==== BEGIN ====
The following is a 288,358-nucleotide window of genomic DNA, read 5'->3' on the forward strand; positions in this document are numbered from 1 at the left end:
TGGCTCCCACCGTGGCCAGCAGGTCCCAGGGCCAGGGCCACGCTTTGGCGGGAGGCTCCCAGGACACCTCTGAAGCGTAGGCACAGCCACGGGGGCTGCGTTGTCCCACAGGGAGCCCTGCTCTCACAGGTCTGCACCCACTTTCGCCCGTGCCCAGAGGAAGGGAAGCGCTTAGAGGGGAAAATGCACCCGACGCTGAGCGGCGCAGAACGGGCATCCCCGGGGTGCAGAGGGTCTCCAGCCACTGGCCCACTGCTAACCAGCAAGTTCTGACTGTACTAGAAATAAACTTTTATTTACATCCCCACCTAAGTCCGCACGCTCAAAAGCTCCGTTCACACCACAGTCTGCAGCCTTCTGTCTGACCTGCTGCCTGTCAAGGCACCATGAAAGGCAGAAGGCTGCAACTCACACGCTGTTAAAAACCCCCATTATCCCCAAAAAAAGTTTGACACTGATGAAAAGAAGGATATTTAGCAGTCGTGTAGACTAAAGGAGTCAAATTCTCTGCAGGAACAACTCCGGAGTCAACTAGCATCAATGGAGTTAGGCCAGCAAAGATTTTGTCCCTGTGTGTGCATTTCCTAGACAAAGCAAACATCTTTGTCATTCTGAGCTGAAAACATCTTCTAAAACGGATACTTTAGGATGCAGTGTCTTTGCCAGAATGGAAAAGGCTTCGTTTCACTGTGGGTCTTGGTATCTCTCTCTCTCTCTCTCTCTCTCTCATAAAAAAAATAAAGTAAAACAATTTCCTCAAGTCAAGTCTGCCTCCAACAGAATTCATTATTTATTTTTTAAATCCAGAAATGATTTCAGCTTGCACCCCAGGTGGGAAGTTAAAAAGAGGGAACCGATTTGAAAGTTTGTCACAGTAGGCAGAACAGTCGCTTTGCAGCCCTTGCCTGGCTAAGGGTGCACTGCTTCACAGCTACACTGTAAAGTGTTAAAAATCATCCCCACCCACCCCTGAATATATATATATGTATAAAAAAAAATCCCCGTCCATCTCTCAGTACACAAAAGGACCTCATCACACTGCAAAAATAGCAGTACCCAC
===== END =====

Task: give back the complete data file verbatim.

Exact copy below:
The following is a 288,358-nucleotide window of genomic DNA, read 5'->3' on the forward strand; positions in this document are numbered from 1 at the left end:
TGGCTCCCACCGTGGCCAGCAGGTCCCAGGGCCAGGGCCACGCTTTGGCGGGAGGCTCCCAGGACACCTCTGAAGCGTAGGCACAGCCACGGGGGCTGCGTTGTCCCACAGGGAGCCCTGCTCTCACAGGTCTGCACCCACTTTCGCCCGTGCCCAGAGGAAGGGAAGCGCTTAGAGGGGAAAATGCACCCGACGCTGAGCGGCGCAGAACGGGCATCCCCGGGGTGCAGAGGGTCTCCAGCCACTGGCCCACTGCTAACCAGCAAGTTCTGACTGTACTAGAAATAAACTTTTATTTACATCCCCACCTAAGTCCGCACGCTCAAAAGCTCCGTTCACACCACAGTCTGCAGCCTTCTGTCTGACCTGCTGCCTGTCAAGGCACCATGAAAGGCAGAAGGCTGCAACTCACACGCTGTTAAAAACCCCCATTATCCCCAAAAAAAGTTTGACACTGATGAAAAGAAGGATATTTAGCAGTCGTGTAGACTAAAGGAGTCAAATTCTCTGCAGGAACAACTCCGGAGTCAACTAGCATCAATGGAGTTAGGCCAGCAAAGATTTTGTCCCTGTGTGTGCATTTCCTAGACAAAGCAAACATCTTTGTCATTCTGAGCTGAAAACATCTTCTAAAACGGATACTTTAGGATGCAGTGTCTTTGCCAGAATGGAAAAGGCTTCGTTTCACTGTGGGTCTTGGTATCTCTCTCTCTCTCTCTCTCTCTCTCATAAAAAAAATAAAGTAAAACAATTTCCTCAAGTCAAGTCTGCCTCCAACAGAATTCATTATTTATTTTTTAAATCCAGAAATGATTTCAGCTTGCACCCCAGGTGGGAAGTTAAAAAGAGGGAACCGATTTGAAAGTTTGTCACAGTAGGCAGAACAGTCGCTTTGCAGCCCTTGCCTGGCTAAGGGTGCACTGCTTCACAGCTACACTGTAAAGTGTTAAAAATCATCCCCACCCACCCCTGAATATATATATATGTATAAAAAAAAATCCCCGTCCATCTCTCAGTACACAAAAGGACCTCATCACACTGCAAAAATAGCAGTACCCAC